I become increasingly interested in these questions, and in what those touched by them think about it all, particularly since I will be spending some time in Egypt from next month, a country which has figured prominently in the whole debacle. Not so much because I have a vested interest (I have little sympathy with all those Leftist "Free Palestine" protestors, whose anti-imperial stance, I feel sure, obscures the endless ambiguities of the reality; nor, on the other hand, with those many Christians who see the state of Israel as some kind of fulfilled prophecy), but because behind the politics are human realities and human suffering on both sides, families and cultures and mutually exclusive histories and cultural narratives rudely and abruptly thrown into conflict with one another.

In that connection, while looking up some details about my upcoming trip to Egypt (specifically transport to monasteries in the Eastern Desert) I stumbled across this travel video by (apparently) an Israeli Jew posing as a British journalist. Of particular interest to me were the opinions of the man in the car at the beginning.

Friday, 14 August 2009

How Much He Must Suffer For My Name

Anglican David Ould has an excellent reflection on the little-noticed text of Acts 9:16 here.

Of particular note is this line:
This attitude to suffering is not masochistic or stoic but a quite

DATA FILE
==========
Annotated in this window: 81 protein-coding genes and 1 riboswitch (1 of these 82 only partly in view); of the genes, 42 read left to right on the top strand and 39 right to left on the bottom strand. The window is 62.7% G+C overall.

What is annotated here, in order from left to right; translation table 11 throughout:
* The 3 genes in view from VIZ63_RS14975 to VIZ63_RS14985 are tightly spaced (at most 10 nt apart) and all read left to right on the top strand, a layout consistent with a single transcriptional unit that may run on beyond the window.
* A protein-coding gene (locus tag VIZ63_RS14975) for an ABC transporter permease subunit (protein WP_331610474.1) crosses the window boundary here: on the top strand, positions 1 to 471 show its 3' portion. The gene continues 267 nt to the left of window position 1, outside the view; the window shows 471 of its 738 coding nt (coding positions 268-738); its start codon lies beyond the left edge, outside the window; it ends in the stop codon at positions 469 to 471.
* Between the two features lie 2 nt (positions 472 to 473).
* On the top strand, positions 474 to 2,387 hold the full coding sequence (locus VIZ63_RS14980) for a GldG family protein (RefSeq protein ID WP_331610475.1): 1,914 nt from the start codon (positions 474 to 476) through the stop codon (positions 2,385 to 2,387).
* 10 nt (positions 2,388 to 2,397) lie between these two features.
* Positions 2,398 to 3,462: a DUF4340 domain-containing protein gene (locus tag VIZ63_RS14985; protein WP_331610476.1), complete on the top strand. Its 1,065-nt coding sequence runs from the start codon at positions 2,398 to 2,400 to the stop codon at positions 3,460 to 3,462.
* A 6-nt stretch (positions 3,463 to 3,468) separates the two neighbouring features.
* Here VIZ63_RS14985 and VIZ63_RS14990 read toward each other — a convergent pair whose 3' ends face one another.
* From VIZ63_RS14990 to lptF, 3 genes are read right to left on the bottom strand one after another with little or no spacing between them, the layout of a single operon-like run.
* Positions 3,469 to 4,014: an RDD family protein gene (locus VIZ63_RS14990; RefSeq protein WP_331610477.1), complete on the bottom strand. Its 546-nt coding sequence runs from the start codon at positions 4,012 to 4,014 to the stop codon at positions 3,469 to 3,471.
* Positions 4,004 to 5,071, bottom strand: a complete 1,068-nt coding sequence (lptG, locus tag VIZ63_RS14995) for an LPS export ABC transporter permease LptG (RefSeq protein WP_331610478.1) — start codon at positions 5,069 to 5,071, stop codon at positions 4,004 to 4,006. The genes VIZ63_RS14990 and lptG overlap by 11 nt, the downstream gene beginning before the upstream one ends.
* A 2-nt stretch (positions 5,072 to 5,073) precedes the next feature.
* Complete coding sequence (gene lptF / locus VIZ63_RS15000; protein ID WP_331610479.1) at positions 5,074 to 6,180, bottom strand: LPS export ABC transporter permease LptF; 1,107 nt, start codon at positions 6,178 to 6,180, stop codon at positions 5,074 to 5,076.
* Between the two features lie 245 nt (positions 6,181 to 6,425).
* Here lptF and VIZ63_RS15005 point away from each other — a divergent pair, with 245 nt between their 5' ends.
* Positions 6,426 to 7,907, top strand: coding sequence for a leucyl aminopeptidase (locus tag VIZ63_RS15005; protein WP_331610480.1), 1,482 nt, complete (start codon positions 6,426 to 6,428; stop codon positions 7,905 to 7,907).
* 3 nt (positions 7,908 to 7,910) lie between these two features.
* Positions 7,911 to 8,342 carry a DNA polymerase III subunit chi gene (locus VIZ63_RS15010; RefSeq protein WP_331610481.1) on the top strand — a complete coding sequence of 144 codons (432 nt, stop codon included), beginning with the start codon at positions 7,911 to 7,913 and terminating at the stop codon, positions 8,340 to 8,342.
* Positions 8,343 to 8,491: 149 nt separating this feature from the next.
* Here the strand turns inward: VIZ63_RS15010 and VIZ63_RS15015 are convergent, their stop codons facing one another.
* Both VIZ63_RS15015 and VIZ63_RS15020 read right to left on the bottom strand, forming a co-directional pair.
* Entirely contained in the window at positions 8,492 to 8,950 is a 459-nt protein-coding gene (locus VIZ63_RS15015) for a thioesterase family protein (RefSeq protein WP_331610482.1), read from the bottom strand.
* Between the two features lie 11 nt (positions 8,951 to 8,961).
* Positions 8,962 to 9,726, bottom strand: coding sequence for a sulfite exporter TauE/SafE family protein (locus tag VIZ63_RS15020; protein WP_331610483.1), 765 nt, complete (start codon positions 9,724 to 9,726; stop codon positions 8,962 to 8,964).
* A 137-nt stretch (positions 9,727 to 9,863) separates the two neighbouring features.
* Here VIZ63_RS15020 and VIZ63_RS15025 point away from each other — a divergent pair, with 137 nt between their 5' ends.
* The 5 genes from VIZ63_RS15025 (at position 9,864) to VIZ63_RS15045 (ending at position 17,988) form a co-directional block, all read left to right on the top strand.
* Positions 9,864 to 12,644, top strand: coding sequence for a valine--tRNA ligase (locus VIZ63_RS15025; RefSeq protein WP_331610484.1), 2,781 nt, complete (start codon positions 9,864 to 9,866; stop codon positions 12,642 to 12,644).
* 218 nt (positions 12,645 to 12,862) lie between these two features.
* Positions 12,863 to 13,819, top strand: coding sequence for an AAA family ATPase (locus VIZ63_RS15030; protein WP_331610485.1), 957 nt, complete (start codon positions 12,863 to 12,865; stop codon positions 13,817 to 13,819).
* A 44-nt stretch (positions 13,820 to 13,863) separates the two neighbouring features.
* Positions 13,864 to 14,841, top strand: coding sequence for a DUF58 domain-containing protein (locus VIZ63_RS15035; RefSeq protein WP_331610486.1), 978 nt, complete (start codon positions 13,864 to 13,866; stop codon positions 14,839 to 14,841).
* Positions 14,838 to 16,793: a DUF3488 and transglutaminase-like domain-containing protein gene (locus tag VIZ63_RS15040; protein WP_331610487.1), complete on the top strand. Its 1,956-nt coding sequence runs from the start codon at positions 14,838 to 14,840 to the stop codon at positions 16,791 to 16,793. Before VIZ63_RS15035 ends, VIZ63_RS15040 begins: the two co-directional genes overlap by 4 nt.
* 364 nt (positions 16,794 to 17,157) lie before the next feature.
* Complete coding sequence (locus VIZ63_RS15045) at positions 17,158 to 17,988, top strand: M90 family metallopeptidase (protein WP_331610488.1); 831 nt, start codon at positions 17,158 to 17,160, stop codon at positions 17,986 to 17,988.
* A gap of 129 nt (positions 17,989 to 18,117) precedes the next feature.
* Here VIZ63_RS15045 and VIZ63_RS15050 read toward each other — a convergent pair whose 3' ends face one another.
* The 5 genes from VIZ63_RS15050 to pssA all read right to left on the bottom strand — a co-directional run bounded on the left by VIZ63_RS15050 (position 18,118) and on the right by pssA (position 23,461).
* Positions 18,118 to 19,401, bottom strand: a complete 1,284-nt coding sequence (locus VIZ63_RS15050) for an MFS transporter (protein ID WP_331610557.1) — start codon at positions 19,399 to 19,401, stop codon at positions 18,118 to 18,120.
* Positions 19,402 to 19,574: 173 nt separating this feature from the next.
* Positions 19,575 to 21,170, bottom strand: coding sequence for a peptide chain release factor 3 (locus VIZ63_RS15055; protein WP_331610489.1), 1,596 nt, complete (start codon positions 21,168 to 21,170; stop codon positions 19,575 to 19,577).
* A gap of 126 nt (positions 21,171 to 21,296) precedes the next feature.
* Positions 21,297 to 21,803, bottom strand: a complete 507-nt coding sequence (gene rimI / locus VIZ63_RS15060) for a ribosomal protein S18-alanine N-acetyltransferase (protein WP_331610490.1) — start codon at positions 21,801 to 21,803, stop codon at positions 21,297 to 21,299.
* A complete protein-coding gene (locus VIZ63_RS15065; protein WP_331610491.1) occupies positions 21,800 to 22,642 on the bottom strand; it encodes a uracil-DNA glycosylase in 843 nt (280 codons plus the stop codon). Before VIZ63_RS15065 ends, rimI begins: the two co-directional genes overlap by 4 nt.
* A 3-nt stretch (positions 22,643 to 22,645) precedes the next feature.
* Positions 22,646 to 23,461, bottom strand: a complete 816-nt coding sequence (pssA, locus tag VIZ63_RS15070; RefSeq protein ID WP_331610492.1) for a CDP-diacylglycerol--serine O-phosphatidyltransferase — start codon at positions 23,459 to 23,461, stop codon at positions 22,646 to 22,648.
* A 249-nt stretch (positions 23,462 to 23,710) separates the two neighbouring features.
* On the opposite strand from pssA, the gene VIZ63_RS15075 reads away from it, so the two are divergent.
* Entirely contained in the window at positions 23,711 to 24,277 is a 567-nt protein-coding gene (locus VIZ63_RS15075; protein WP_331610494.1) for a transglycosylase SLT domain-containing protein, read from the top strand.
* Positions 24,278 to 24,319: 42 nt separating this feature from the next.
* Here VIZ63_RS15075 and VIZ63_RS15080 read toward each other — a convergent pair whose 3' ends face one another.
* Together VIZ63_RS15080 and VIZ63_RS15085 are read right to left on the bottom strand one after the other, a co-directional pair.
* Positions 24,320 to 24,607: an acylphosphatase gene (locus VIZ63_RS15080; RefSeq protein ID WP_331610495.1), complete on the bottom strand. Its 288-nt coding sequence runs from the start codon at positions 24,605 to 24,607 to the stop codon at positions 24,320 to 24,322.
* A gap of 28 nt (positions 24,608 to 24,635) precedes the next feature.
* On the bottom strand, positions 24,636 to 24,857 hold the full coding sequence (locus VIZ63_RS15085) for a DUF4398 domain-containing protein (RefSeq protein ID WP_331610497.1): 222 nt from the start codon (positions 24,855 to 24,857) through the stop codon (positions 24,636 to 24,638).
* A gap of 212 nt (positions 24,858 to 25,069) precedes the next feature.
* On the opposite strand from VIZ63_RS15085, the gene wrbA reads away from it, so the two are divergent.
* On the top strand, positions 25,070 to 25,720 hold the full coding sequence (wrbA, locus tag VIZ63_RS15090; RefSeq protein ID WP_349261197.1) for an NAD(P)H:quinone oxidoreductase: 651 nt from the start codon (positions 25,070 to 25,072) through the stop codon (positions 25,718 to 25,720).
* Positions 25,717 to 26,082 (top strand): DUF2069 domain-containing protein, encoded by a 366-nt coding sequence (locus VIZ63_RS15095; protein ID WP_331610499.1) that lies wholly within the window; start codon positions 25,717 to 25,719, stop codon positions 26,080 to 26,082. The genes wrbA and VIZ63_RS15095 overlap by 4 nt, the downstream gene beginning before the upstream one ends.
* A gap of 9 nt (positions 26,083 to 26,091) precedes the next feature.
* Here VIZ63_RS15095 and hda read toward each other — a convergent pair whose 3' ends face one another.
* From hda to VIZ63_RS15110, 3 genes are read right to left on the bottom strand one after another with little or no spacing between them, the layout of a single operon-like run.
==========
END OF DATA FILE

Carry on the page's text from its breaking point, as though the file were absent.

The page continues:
counter-cultural embracing of a whole lifestyle because it mirrors that of Jesus.

'Tis but a small step from that insight to monasticism.

Monday, 10 August 2009

Christ the Lord- Out of Egypt

I have been a fan of Anne Rice since I did an exchange to La Rochelle, France, eight years ago and reluctantly began to read The Vampire Lestat because it was one of the few books in English at the local public library and I needed an English language fix. I was at first put off by the simplistic and colloquial register (I was used to more descriptive and sophisticated prose) but was quickly sucked in by the atmosphere, the sensuality of the writing and the incomparable sense of historical milieu. Anne Rice has a way of writing that engages all the senses and thereby immerses you in the story. Moreover, Rice has an acute historical sense; fascinated by what other times not just looked like but felt like- how did people think and feel then; how and in what terms did they interpret their experiences, etc? She can capture the mentality and mood of a period like few others. And of course vampires are always fun.